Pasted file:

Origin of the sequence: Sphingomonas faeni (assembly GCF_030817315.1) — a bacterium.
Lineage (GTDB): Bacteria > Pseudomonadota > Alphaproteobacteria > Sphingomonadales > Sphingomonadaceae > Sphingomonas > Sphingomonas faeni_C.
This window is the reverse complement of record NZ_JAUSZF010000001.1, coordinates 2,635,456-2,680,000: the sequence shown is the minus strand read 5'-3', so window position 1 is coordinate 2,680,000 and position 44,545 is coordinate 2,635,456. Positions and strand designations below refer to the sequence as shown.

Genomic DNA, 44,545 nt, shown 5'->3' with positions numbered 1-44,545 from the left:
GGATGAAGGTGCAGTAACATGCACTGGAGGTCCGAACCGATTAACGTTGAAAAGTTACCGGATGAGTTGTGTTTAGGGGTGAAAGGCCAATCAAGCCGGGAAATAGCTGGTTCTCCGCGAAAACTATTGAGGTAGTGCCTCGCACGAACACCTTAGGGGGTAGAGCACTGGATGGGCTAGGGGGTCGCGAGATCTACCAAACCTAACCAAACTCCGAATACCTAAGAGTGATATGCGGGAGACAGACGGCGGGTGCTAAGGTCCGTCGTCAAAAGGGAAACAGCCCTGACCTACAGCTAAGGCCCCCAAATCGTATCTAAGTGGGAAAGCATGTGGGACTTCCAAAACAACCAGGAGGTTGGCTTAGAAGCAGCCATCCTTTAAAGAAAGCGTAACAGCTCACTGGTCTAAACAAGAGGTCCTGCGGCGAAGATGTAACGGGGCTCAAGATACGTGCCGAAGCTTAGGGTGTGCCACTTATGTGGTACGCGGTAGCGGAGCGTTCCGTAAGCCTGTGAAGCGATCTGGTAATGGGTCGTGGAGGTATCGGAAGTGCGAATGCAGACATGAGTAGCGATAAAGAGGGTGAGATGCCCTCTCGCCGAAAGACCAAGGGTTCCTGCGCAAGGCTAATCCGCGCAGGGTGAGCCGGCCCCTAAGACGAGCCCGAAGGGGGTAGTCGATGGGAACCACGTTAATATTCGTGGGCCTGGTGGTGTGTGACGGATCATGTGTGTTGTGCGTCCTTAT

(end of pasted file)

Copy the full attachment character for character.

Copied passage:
Origin of the sequence: Sphingomonas faeni (assembly GCF_030817315.1) — a bacterium.
Lineage (GTDB): Bacteria > Pseudomonadota > Alphaproteobacteria > Sphingomonadales > Sphingomonadaceae > Sphingomonas > Sphingomonas faeni_C.
This window is the reverse complement of record NZ_JAUSZF010000001.1, coordinates 2,635,456-2,680,000: the sequence shown is the minus strand read 5'-3', so window position 1 is coordinate 2,680,000 and position 44,545 is coordinate 2,635,456. Positions and strand designations below refer to the sequence as shown.

Genomic DNA, 44,545 nt, shown 5'->3' with positions numbered 1-44,545 from the left:
GGATGAAGGTGCAGTAACATGCACTGGAGGTCCGAACCGATTAACGTTGAAAAGTTACCGGATGAGTTGTGTTTAGGGGTGAAAGGCCAATCAAGCCGGGAAATAGCTGGTTCTCCGCGAAAACTATTGAGGTAGTGCCTCGCACGAACACCTTAGGGGGTAGAGCACTGGATGGGCTAGGGGGTCGCGAGATCTACCAAACCTAACCAAACTCCGAATACCTAAGAGTGATATGCGGGAGACAGACGGCGGGTGCTAAGGTCCGTCGTCAAAAGGGAAACAGCCCTGACCTACAGCTAAGGCCCCCAAATCGTATCTAAGTGGGAAAGCATGTGGGACTTCCAAAACAACCAGGAGGTTGGCTTAGAAGCAGCCATCCTTTAAAGAAAGCGTAACAGCTCACTGGTCTAAACAAGAGGTCCTGCGGCGAAGATGTAACGGGGCTCAAGATACGTGCCGAAGCTTAGGGTGTGCCACTTATGTGGTACGCGGTAGCGGAGCGTTCCGTAAGCCTGTGAAGCGATCTGGTAATGGGTCGTGGAGGTATCGGAAGTGCGAATGCAGACATGAGTAGCGATAAAGAGGGTGAGATGCCCTCTCGCCGAAAGACCAAGGGTTCCTGCGCAAGGCTAATCCGCGCAGGGTGAGCCGGCCCCTAAGACGAGCCCGAAGGGGGTAGTCGATGGGAACCACGTTAATATTCGTGGGCCTGGTGGTGTGTGACGGATCATGTGTGTTGTGCGTCCTTAT